Accountability is something I think about every day.
I ask myself, ‘How am I considerate of how I impact other people, and how can I create explicit understandings in our expectations of each other?’
This quickly gets muddled and complicated, but at the heart of my question is a set of intentions.
Specifically, intentions for how I want to approach starting, ending, and maintaining relationships, initiatives and communities that I am a part of.
This week I was having a conversation centered on drawing boundaries after harm has happened. For the point of this blog post, the details aren’t significant, but what came up in our conversation is how hard it is to try and be clear in retrospect.
The information we gain about a situation makes it challenging to remember how we felt or what we thought before we had more knowledge.
The feelings that have strengthened with time and repetition of familiar slights makes it hard to respond to specific and cumulative harm that has happened.
We have to prioritize what we want individually versus what we want from a relationship versus what we want for a community.
We have to acknowledge that once harm occurs, we have mis stepped. Our choices are fewer and our buy in reduced.
The need to re establish safety negates our remaining energy for anything else.
What then is the balance between acknowledging harm and becoming accountable to it?
What definition do we use to approach responding to how someone has been hurt by us?
What advice might we receive that contradicts itself?
What is easy in theory than in practice?
What feels important in practice that doesn’t align with our stated goals or values?
Have we stated our expectations as clearly as we meant to?
For most of my teenage and adult life I have been in therapy.
I have spent more money on therapy than anything else.
Almost fifteen years later, I have internalized one lesson more than most others from those containers.
The ability to communicate your self work into your relationships is the most practical outcome.
The constructs that shape how therapy can serve us can fall short of transferring to relationships outside of therapy, and when they do our roadmaps for how to be accountable remains under articulated.
Counter intuitively, relating self-awareness we gain to self-awareness we can translate requires numerous prerequisite steps.
This means that an aspect of accountability is inherently aspirational, but that doesn’t make harm less concrete in the meantime.
We’re not only concerned with avoiding future harm, we’re concerned with harm that happened now.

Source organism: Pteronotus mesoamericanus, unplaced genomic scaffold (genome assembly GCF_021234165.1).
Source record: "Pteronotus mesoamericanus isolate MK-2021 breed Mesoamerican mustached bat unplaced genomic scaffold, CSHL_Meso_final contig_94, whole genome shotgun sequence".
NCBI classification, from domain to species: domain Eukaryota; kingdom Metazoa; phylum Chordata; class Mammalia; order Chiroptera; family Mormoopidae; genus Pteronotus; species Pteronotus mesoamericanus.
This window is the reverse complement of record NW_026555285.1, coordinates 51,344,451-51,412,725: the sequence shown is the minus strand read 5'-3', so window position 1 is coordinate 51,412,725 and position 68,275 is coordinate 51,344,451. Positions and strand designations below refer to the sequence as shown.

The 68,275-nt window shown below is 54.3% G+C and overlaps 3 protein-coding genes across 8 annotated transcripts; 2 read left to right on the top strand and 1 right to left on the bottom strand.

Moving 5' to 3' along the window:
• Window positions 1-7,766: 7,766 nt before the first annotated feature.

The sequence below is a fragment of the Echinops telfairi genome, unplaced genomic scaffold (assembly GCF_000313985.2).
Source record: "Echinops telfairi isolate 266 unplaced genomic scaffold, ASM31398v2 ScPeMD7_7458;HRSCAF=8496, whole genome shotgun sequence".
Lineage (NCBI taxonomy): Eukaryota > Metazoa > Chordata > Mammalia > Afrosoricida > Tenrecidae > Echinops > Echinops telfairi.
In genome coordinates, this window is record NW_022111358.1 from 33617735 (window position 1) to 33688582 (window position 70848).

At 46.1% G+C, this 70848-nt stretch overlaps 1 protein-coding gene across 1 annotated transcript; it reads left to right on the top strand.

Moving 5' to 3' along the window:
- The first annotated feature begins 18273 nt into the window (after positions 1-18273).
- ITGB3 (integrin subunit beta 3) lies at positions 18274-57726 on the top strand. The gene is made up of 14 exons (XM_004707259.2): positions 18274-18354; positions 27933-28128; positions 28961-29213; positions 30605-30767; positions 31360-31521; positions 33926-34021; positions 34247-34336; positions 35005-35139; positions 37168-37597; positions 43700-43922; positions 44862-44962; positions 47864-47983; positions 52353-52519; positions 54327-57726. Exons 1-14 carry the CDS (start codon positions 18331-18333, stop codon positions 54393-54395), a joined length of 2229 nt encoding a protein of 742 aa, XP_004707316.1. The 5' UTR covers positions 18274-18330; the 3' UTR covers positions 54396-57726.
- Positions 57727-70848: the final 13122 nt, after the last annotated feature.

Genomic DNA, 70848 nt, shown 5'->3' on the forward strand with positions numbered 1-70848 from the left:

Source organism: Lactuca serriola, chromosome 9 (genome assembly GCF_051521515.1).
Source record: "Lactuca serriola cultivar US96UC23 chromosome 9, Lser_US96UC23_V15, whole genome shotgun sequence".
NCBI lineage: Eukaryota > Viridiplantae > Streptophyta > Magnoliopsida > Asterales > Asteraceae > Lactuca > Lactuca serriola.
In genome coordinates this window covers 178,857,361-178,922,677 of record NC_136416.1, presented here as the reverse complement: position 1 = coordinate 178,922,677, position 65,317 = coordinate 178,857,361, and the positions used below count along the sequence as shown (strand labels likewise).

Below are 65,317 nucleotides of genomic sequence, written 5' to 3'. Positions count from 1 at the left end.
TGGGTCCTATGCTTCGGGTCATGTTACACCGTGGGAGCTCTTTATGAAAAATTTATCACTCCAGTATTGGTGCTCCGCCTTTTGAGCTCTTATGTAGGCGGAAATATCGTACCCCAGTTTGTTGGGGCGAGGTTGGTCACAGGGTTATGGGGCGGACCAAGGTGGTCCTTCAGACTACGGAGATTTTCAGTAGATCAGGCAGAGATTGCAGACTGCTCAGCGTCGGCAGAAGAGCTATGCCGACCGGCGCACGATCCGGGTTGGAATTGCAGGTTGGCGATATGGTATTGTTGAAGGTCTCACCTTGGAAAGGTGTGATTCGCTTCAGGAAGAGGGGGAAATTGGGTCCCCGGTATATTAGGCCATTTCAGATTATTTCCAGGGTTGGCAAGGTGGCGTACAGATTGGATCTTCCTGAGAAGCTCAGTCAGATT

We’re working to be able to perceive harm as more constant than episodic, and accountability as both instruction and skill, and we’re being outpaced by contradictory examples and habits we haven’t broken.
In my conversation I asked these five questions, and I share them here to ground accountability work in increased self-knowledge and practiced skills for bridging that knowledge with how we use it relationally.
1) Am I defensive?
2) Am I detached?
3) Can I connect to and acknowledge someone’s experience of harm?
4) Can I acknowledge and respond to someone’s experience of loss?
5) Can I be clear in defining the boundaries I’m seeking?
The work of accountability is a form of emotional labor and emotional intelligence no matter what scale of harm we are grappling with.
The work of attaching your 1) desire for what happens, 2) your perception of what happens and 3) your response to direct feedback has to be looked at simultaneously.
We have to know where we’re coming from, and we have to take harm more seriously.
If we surrender accountability frameworks to legalese our resistance to being held accountable will remain heightened and detached from related outcomes we’re seeking. Outcomes like healing for our relationships, resilience, communicativeness, and openness to learning for the long haul.
How can we look inward and see ourselves better?
How can we construct accountability to be practical and layered?
When will we invest in alternative approaches for getting somewhere new? Somewhere we know we haven’t gotten to yet, and somewhere we don’t yet know how to truly prepare to invest in imagining.
If you can’t see yourself in the world you imagine as safer and healthier, what’s in your way?
I wonder if asking those kinds of questions will help us voice our concerns more honestly.
I wonder if the problem is not that we take harm too seriously, but that we don’t take it seriously enough.
I wonder if there is room to look inwards and see ourselves better.
I wonder if accountability can become both practical and layered.
Indeed, I believe it already is.